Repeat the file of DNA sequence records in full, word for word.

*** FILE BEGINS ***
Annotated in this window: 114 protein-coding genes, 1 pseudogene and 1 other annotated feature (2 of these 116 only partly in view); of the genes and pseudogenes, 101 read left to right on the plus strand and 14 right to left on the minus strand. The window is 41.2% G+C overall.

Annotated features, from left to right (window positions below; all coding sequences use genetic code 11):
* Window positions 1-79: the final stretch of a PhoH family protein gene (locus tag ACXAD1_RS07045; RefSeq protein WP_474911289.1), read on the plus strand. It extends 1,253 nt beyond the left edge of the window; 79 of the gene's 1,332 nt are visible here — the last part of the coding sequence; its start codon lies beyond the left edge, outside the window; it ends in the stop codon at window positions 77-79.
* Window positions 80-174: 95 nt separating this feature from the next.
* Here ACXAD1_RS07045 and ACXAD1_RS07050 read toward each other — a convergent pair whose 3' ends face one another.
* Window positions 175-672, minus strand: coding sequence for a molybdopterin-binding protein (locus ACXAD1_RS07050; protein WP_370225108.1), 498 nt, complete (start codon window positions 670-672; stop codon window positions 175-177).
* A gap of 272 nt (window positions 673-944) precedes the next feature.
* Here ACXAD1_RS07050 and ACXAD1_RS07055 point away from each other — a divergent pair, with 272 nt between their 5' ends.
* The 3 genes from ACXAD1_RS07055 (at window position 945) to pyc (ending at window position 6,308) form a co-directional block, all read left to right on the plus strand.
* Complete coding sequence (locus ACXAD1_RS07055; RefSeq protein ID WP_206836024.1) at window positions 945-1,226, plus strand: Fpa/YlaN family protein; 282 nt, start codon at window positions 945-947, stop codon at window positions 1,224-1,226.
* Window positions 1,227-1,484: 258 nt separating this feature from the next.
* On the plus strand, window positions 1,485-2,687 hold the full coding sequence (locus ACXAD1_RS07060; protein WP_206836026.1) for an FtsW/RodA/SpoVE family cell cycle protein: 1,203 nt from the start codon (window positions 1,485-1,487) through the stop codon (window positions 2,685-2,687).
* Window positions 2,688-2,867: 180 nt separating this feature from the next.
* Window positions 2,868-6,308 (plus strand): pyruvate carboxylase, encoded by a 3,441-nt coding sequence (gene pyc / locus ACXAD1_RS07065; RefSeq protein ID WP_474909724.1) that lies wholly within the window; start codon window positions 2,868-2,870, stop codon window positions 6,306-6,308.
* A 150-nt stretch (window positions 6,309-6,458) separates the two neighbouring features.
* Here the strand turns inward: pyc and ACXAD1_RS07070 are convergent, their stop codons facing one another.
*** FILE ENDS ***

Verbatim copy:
Annotated in this window: 114 protein-coding genes, 1 pseudogene and 1 other annotated feature (2 of these 116 only partly in view); of the genes and pseudogenes, 101 read left to right on the plus strand and 14 right to left on the minus strand. The window is 41.2% G+C overall.

Annotated features, from left to right (window positions below; all coding sequences use genetic code 11):
* Window positions 1-79: the final stretch of a PhoH family protein gene (locus tag ACXAD1_RS07045; RefSeq protein WP_474911289.1), read on the plus strand. It extends 1,253 nt beyond the left edge of the window; 79 of the gene's 1,332 nt are visible here — the last part of the coding sequence; its start codon lies beyond the left edge, outside the window; it ends in the stop codon at window positions 77-79.
* Window positions 80-174: 95 nt separating this feature from the next.
* Here ACXAD1_RS07045 and ACXAD1_RS07050 read toward each other — a convergent pair whose 3' ends face one another.
* Window positions 175-672, minus strand: coding sequence for a molybdopterin-binding protein (locus ACXAD1_RS07050; protein WP_370225108.1), 498 nt, complete (start codon window positions 670-672; stop codon window positions 175-177).
* A gap of 272 nt (window positions 673-944) precedes the next feature.
* Here ACXAD1_RS07050 and ACXAD1_RS07055 point away from each other — a divergent pair, with 272 nt between their 5' ends.
* The 3 genes from ACXAD1_RS07055 (at window position 945) to pyc (ending at window position 6,308) form a co-directional block, all read left to right on the plus strand.
* Complete coding sequence (locus ACXAD1_RS07055; RefSeq protein ID WP_206836024.1) at window positions 945-1,226, plus strand: Fpa/YlaN family protein; 282 nt, start codon at window positions 945-947, stop codon at window positions 1,224-1,226.
* Window positions 1,227-1,484: 258 nt separating this feature from the next.
* On the plus strand, window positions 1,485-2,687 hold the full coding sequence (locus ACXAD1_RS07060; protein WP_206836026.1) for an FtsW/RodA/SpoVE family cell cycle protein: 1,203 nt from the start codon (window positions 1,485-1,487) through the stop codon (window positions 2,685-2,687).
* Window positions 2,688-2,867: 180 nt separating this feature from the next.
* Window positions 2,868-6,308 (plus strand): pyruvate carboxylase, encoded by a 3,441-nt coding sequence (gene pyc / locus ACXAD1_RS07065; RefSeq protein ID WP_474909724.1) that lies wholly within the window; start codon window positions 2,868-2,870, stop codon window positions 6,306-6,308.
* A 150-nt stretch (window positions 6,309-6,458) separates the two neighbouring features.
* Here the strand turns inward: pyc and ACXAD1_RS07070 are convergent, their stop codons facing one another.